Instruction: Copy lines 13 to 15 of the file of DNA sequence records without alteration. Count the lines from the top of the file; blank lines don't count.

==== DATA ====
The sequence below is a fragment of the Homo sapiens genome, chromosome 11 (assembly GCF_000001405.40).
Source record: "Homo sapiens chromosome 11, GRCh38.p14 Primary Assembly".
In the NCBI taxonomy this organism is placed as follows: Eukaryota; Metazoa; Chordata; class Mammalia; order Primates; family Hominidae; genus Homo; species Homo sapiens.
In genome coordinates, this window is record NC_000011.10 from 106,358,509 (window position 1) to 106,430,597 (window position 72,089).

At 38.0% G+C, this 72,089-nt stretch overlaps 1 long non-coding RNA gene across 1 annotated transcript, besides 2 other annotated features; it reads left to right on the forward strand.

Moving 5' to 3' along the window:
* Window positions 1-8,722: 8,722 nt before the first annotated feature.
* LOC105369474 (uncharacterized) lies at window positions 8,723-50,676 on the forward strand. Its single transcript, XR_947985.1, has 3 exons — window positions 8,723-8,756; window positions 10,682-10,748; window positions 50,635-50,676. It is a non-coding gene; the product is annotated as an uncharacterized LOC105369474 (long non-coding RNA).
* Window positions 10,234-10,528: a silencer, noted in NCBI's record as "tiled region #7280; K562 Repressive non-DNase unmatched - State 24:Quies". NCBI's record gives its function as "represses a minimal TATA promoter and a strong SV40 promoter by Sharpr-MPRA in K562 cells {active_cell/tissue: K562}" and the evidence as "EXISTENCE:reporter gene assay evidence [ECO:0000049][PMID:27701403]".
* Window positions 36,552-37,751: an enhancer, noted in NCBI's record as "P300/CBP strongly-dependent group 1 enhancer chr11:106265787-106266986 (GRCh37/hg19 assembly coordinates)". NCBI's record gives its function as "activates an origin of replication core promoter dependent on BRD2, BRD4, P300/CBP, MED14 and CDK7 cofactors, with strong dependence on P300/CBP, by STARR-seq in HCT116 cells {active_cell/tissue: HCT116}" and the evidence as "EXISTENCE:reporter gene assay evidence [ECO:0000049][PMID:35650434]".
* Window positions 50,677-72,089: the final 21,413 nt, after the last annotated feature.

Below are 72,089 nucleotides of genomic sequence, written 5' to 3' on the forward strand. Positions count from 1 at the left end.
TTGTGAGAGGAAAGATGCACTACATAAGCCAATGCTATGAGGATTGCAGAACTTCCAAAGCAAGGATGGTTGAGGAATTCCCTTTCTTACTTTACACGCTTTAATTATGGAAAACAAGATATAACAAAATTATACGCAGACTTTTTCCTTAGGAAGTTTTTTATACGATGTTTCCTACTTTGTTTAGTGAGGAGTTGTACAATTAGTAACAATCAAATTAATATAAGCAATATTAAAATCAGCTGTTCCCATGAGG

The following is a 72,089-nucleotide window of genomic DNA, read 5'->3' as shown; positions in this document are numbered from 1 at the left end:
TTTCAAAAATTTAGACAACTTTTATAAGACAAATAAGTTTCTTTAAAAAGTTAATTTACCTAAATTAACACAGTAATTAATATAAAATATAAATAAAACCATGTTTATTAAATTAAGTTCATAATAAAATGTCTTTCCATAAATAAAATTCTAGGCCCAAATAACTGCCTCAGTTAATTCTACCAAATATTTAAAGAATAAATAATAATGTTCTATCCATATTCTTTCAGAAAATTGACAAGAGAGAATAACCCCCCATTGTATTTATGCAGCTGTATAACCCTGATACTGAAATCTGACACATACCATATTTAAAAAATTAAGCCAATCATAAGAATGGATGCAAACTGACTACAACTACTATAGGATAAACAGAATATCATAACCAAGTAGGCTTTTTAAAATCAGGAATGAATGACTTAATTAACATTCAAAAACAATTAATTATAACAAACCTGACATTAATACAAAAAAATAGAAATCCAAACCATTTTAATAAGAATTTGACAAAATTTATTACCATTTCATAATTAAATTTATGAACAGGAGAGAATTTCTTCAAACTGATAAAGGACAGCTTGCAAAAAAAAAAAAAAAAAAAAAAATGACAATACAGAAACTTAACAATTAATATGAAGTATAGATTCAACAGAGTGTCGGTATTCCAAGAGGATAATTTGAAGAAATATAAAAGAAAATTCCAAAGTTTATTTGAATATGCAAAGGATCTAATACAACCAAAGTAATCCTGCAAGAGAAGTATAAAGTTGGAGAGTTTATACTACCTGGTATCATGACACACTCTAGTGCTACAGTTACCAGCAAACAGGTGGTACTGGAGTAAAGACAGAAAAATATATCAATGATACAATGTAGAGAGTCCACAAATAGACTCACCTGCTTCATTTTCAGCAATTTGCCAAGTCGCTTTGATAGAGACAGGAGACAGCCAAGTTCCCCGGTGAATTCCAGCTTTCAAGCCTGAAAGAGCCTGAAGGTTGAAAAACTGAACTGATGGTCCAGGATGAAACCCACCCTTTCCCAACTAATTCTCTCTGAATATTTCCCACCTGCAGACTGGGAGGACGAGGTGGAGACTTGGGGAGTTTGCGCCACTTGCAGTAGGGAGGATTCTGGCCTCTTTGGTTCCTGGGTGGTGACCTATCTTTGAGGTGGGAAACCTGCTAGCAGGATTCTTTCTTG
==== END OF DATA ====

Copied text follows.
TTGTGAGAGGAAAGATGCACTACATAAGCCAATGCTATGAGGATTGCAGAACTTCCAAAGCAAGGATGGTTGAGGAATTCCCTTTCTTACTTTACACGCTTTAATTATGGAAAACAAGATATAACAAAATTATACGCAGACTTTTTCCTTAGGAAGTTTTTTATACGATGTTTCCTACTTTGTTTAGTGAGGAGTTGTACAATTAGTAACAATCAAATTAATATAAGCAATATTAAAATCAGCTGTTCCCATGAGG

The following is a 72,089-nucleotide window of genomic DNA, read 5'->3' as shown; positions in this document are numbered from 1 at the left end:
TTTCAAAAATTTAGACAACTTTTATAAGACAAATAAGTTTCTTTAAAAAGTTAATTTACCTAAATTAACACAGTAATTAATATAAAATATAAATAAAACCATGTTTATTAAATTAAGTTCATAATAAAATGTCTTTCCATAAATAAAATTCTAGGCCCAAATAACTGCCTCAGTTAATTCTACCAAATATTTAAAGAATAAATAATAATGTTCTATCCATATTCTTTCAGAAAATTGACAAGAGAGAATAACCCCCCATTGTATTTATGCAGCTGTATAACCCTGATACTGAAATCTGACACATACCATATTTAAAAAATTAAGCCAATCATAAGAATGGATGCAAACTGACTACAACTACTATAGGATAAACAGAATATCATAACCAAGTAGGCTTTTTAAAATCAGGAATGAATGACTTAATTAACATTCAAAAACAATTAATTATAACAAACCTGACATTAATACAAAAAAATAGAAATCCAAACCATTTTAATAAGAATTTGACAAAATTTATTACCATTTCATAATTAAATTTATGAACAGGAGAGAATTTCTTCAAACTGATAAAGGACAGCTTGCAAAAAAAAAAAAAAAAAAAAAAATGACAATACAGAAACTTAACAATTAATATGAAGTATAGATTCAACAGAGTGTCGGTATTCCAAGAGGATAATTTGAAGAAATATAAAAGAAAATTCCAAAGTTTATTTGAATATGCAAAGGATCTAATACAACCAAAGTAATCCTGCAAGAGAAGTATAAAGTTGGAGAGTTTATACTACCTGGTATCATGACACACTCTAGTGCTACAGTTACCAGCAAACAGGTGGTACTGGAGTAAAGACAGAAAAATATATCAATGATACAATGTAGAGAGTCCACAAATAGACTCACCTGCTTCATTTTCAGCAATTTGCCAAGTCGCTTTGATAGAGACAGGAGACAGCCAAGTTCCCCGGTGAATTCCAGCTTTCAAGCCTGAAAGAGCCTGAAGGTTGAAAAACTGAACTGATGGTCCAGGATGAAACCCACCCTTTCCCAACTAATTCTCTCTGAATATTTCCCACCTGCAGACTGGGAGGACGAGGTGGAGACTTGGGGAGTTTGCGCCACTTGCAGTAGGGAGGATTCTGGCCTCTTTGGTTCCTGGGTGGTGACCTATCTTTGAGGTGGGAAACCTGCTAGCAGGATTCTTTCTTG